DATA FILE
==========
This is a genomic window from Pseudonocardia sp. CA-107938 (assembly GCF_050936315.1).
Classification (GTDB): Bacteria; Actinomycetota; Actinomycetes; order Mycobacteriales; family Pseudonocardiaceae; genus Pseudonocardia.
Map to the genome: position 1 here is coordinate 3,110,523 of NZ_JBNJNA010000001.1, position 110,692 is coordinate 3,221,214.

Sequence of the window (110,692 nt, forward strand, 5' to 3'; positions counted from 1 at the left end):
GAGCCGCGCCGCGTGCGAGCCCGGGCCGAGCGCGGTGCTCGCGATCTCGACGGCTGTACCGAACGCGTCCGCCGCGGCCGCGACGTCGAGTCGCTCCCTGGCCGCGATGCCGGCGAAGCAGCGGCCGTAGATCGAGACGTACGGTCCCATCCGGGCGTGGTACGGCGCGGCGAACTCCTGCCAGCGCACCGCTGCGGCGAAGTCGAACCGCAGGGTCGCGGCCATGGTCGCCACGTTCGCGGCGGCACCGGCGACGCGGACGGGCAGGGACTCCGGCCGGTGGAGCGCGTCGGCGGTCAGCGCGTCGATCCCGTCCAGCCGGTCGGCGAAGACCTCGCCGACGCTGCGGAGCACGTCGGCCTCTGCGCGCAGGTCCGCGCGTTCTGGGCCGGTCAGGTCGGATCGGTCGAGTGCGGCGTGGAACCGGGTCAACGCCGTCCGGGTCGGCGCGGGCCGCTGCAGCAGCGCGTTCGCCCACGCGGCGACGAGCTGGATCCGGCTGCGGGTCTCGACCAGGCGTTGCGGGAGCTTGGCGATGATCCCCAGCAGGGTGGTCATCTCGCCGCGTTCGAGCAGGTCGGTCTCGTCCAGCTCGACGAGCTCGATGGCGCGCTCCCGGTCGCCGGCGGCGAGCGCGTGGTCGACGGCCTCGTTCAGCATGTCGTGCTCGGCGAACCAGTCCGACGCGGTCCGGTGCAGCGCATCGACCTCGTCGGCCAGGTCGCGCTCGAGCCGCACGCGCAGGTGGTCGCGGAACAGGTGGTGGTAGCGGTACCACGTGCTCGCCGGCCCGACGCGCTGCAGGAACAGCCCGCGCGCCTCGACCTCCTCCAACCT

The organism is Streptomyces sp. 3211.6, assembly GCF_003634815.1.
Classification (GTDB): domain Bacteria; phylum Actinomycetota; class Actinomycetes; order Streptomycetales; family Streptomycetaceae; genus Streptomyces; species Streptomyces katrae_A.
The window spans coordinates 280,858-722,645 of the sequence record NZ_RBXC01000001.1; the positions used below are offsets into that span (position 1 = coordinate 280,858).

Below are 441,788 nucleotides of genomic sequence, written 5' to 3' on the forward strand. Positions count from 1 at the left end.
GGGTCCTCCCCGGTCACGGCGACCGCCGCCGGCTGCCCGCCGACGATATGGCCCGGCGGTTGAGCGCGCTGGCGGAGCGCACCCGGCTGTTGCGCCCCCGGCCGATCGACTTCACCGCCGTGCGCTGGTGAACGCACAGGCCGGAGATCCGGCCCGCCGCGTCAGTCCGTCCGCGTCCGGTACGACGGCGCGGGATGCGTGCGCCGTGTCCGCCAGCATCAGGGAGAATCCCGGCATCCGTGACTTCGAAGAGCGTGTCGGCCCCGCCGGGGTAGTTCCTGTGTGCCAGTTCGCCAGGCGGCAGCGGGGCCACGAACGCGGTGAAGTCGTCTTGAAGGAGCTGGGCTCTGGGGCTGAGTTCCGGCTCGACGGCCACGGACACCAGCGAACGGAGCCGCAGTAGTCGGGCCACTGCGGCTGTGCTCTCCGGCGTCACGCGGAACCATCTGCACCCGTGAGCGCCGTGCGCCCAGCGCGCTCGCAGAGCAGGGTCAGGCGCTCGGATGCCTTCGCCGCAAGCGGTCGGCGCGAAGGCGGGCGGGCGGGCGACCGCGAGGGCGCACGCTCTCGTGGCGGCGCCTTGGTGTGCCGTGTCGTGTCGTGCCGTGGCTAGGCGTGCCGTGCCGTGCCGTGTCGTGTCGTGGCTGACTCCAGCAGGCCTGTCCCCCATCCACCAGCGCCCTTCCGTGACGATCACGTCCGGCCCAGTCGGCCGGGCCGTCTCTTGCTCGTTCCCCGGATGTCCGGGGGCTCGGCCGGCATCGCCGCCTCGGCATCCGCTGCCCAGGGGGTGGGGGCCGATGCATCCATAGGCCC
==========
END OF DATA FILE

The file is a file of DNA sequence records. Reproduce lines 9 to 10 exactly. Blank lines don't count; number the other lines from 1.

Below are 441,788 nucleotides of genomic sequence, written 5' to 3' on the forward strand. Positions count from 1 at the left end.
GGGTCCTCCCCGGTCACGGCGACCGCCGCCGGCTGCCCGCCGACGATATGGCCCGGCGGTTGAGCGCGCTGGCGGAGCGCACCCGGCTGTTGCGCCCCCGGCCGATCGACTTCACCGCCGTGCGCTGGTGAACGCACAGGCCGGAGATCCGGCCCGCCGCGTCAGTCCGTCCGCGTCCGGTACGACGGCGCGGGATGCGTGCGCCGTGTCCGCCAGCATCAGGGAGAATCCCGGCATCCGTGACTTCGAAGAGCGTGTCGGCCCCGCCGGGGTAGTTCCTGTGTGCCAGTTCGCCAGGCGGCAGCGGGGCCACGAACGCGGTGAAGTCGTCTTGAAGGAGCTGGGCTCTGGGGCTGAGTTCCGGCTCGACGGCCACGGACACCAGCGAACGGAGCCGCAGTAGTCGGGCCACTGCGGCTGTGCTCTCCGGCGTCACGCGGAACCATCTGCACCCGTGAGCGCCGTGCGCCCAGCGCGCTCGCAGAGCAGGGTCAGGCGCTCGGATGCCTTCGCCGCAAGCGGTCGGCGCGAAGGCGGGCGGGCGGGCGACCGCGAGGGCGCACGCTCTCGTGGCGGCGCCTTGGTGTGCCGTGTCGTGTCGTGCCGTGGCTAGGCGTGCCGTGCCGTGCCGTGTCGTGTCGTGGCTGACTCCAGCAGGCCTGTCCCCCATCCACCAGCGCCCTTCCGTGACGATCACGTCCGGCCCAGTCGGCCGGGCCGTCTCTTGCTCGTTCCCCGGATGTCCGGGGGCTCGGCCGGCATCGCCGCCTCGGCATCCGCTGCCCAGGGGGTGGGGGCCGATGCATCCATAGGCCC